Details

International Journal of Contemporary Hospitality Management, vol. 12 no. 6
Type: Research Article
ISSN: 0959-6119

Keywords

To view the access options for this content please click here
Article
Publication date: 1 January 1998

Michael Howley and Hayley Myers

This article describes a study which is being undertaken by the authors of the adoption processes used by UK retailers in the case of new wine and spirit products…

Abstract

This article describes a study which is being undertaken by the authors of the adoption processes used by UK retailers in the case of new wine and spirit products. Following a literature review they outline the work of earlier researchers in deducing the factors which retailers, in general, consider in deciding whether or not to stock a new product. The principal factors are found to be consumer demand, compatibility with existing merchandise, financial criteria and manufacturer's support for the product The article also highlights the increasing concentration of buyer power in the UK grocery market.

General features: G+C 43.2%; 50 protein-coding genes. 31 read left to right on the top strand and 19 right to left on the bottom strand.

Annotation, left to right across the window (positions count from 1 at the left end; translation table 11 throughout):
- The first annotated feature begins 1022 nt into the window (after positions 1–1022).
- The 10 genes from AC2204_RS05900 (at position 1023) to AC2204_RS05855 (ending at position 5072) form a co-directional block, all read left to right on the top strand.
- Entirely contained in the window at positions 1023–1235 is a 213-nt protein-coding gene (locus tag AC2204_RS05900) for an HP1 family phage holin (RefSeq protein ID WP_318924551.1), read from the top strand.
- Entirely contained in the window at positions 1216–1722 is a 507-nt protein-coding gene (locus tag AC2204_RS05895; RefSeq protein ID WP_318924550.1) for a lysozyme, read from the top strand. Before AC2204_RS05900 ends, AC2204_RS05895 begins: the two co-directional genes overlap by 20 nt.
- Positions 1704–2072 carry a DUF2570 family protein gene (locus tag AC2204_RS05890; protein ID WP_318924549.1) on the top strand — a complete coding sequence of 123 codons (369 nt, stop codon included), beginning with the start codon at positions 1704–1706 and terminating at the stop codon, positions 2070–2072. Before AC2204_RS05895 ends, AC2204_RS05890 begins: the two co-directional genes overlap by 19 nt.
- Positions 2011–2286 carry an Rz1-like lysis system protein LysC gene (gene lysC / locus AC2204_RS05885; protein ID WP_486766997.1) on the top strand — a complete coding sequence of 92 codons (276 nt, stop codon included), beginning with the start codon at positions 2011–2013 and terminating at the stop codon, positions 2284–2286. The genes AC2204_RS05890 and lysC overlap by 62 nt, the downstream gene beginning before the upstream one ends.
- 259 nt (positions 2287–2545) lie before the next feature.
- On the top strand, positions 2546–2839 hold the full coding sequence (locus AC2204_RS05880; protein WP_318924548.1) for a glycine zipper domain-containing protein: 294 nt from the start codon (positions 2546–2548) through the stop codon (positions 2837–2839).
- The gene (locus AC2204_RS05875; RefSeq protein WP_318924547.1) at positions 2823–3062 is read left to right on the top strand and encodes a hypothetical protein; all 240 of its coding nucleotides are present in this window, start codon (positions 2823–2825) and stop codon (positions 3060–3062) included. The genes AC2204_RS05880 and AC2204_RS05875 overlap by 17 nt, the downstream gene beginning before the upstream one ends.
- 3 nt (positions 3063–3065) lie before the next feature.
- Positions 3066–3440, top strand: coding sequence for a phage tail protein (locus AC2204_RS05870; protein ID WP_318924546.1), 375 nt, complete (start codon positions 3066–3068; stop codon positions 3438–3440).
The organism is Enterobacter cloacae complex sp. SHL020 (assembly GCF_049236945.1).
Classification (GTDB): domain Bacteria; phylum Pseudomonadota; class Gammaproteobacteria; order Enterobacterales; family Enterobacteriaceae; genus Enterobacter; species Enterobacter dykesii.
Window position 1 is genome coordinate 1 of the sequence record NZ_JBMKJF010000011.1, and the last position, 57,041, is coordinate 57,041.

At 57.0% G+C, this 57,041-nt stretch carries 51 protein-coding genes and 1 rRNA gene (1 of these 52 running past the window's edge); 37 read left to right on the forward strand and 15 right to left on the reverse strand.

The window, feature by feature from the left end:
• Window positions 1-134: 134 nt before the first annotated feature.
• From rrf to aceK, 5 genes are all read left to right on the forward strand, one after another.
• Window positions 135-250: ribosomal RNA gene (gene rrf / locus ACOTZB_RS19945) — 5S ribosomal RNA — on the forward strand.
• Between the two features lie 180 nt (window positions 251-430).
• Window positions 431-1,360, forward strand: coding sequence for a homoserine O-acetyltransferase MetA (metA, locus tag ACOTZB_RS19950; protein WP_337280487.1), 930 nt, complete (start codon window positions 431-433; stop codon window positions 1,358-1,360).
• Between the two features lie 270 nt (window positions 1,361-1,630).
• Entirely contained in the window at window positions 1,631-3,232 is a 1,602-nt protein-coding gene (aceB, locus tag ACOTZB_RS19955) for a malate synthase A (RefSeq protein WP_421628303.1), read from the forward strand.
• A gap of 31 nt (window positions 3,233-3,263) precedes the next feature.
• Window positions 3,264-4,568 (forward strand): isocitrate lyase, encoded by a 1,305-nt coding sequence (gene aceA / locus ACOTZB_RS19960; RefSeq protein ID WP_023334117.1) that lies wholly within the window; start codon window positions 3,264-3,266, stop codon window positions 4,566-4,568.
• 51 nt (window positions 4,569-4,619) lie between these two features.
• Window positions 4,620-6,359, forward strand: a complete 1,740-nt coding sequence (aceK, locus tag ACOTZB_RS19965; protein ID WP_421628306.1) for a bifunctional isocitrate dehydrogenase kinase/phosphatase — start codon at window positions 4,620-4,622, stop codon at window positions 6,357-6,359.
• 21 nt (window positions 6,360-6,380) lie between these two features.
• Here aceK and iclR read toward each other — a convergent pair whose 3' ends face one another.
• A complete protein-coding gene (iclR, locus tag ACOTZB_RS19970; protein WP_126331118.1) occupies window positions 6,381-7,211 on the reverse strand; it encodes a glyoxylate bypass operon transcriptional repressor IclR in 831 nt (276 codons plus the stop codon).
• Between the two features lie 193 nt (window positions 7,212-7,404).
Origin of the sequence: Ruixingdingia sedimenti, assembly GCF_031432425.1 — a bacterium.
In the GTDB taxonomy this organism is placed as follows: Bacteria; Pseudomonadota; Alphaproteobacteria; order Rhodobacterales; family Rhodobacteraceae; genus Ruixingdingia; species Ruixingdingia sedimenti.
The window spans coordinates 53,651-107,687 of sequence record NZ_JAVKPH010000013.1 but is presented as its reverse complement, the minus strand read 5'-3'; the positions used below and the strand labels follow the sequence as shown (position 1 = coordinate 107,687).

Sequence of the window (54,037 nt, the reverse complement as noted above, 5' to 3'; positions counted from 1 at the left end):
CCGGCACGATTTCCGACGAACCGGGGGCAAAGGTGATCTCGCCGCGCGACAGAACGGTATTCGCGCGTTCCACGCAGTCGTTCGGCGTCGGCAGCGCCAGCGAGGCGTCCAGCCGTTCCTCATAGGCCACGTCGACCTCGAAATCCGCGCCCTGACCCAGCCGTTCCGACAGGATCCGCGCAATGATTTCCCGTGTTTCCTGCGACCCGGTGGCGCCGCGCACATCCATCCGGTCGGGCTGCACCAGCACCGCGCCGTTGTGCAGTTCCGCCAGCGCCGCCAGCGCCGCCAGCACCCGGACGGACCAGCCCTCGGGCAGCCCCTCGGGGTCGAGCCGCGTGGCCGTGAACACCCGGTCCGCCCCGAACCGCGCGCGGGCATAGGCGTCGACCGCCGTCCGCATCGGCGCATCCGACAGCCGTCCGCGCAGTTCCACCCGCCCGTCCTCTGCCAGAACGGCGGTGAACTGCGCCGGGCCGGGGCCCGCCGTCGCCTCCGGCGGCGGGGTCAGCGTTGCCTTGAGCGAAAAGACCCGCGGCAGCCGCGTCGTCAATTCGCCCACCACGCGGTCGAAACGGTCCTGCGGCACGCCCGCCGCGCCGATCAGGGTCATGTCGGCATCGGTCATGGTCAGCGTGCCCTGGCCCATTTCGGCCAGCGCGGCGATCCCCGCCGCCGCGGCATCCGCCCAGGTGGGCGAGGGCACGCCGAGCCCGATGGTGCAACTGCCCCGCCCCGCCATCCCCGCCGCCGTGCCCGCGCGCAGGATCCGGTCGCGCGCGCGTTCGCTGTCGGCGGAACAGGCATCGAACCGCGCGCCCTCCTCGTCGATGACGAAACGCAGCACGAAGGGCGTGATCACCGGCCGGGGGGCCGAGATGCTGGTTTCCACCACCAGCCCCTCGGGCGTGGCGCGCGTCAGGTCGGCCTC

Details

International Journal of Wine Marketing, vol. 10 no. 1
Type: Research Article
ISSN: 0954-7541

Keywords

Content available
Article
Publication date: 11 June 2019

Ben Dyson, Donal Howley and Yanhua Shen

The purpose of this paper is to study teachers’ perspectives of social and emotional learning (SEL) in Aotearoa New Zealand (NZ) primary schools.

Downloads
3023

Abstract

Purpose

The purpose of this paper is to study teachers’ perspectives of social and emotional learning (SEL) in Aotearoa New Zealand (NZ) primary schools.

Design/methodology/approach